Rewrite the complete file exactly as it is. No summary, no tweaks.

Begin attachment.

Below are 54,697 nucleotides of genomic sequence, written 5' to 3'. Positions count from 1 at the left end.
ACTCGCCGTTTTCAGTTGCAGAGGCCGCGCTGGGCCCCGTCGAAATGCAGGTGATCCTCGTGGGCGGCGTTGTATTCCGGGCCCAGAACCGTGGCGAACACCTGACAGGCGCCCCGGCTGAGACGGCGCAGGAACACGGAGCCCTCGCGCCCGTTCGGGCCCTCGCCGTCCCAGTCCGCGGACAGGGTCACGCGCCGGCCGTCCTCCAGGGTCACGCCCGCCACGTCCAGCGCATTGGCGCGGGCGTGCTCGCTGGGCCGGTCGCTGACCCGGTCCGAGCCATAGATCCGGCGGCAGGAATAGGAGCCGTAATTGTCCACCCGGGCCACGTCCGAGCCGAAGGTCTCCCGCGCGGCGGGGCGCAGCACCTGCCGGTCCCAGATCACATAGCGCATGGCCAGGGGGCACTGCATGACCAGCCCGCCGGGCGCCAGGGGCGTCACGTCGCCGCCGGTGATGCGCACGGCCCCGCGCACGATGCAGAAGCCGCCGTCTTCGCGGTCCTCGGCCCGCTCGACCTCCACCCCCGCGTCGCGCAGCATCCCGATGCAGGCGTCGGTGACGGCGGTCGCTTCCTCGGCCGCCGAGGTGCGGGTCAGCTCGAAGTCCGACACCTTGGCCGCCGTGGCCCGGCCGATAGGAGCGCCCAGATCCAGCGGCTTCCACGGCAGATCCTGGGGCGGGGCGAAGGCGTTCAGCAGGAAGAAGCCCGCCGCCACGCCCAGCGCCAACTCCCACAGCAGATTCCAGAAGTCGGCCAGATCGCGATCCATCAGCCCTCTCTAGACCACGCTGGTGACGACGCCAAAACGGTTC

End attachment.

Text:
Below are 54,697 nucleotides of genomic sequence, written 5' to 3'. Positions count from 1 at the left end.
ACTCGCCGTTTTCAGTTGCAGAGGCCGCGCTGGGCCCCGTCGAAATGCAGGTGATCCTCGTGGGCGGCGTTGTATTCCGGGCCCAGAACCGTGGCGAACACCTGACAGGCGCCCCGGCTGAGACGGCGCAGGAACACGGAGCCCTCGCGCCCGTTCGGGCCCTCGCCGTCCCAGTCCGCGGACAGGGTCACGCGCCGGCCGTCCTCCAGGGTCACGCCCGCCACGTCCAGCGCATTGGCGCGGGCGTGCTCGCTGGGCCGGTCGCTGACCCGGTCCGAGCCATAGATCCGGCGGCAGGAATAGGAGCCGTAATTGTCCACCCGGGCCACGTCCGAGCCGAAGGTCTCCCGCGCGGCGGGGCGCAGCACCTGCCGGTCCCAGATCACATAGCGCATGGCCAGGGGGCACTGCATGACCAGCCCGCCGGGCGCCAGGGGCGTCACGTCGCCGCCGGTGATGCGCACGGCCCCGCGCACGATGCAGAAGCCGCCGTCTTCGCGGTCCTCGGCCCGCTCGACCTCCACCCCCGCGTCGCGCAGCATCCCGATGCAGGCGTCGGTGACGGCGGTCGCTTCCTCGGCCGCCGAGGTGCGGGTCAGCTCGAAGTCCGACACCTTGGCCGCCGTGGCCCGGCCGATAGGAGCGCCCAGATCCAGCGGCTTCCACGGCAGATCCTGGGGCGGGGCGAAGGCGTTCAGCAGGAAGAAGCCCGCCGCCACGCCCAGCGCCAACTCCCACAGCAGATTCCAGAAGTCGGCCAGATCGCGATCCATCAGCCCTCTCTAGACCACGCTGGTGACGACGCCAAAACGGTTC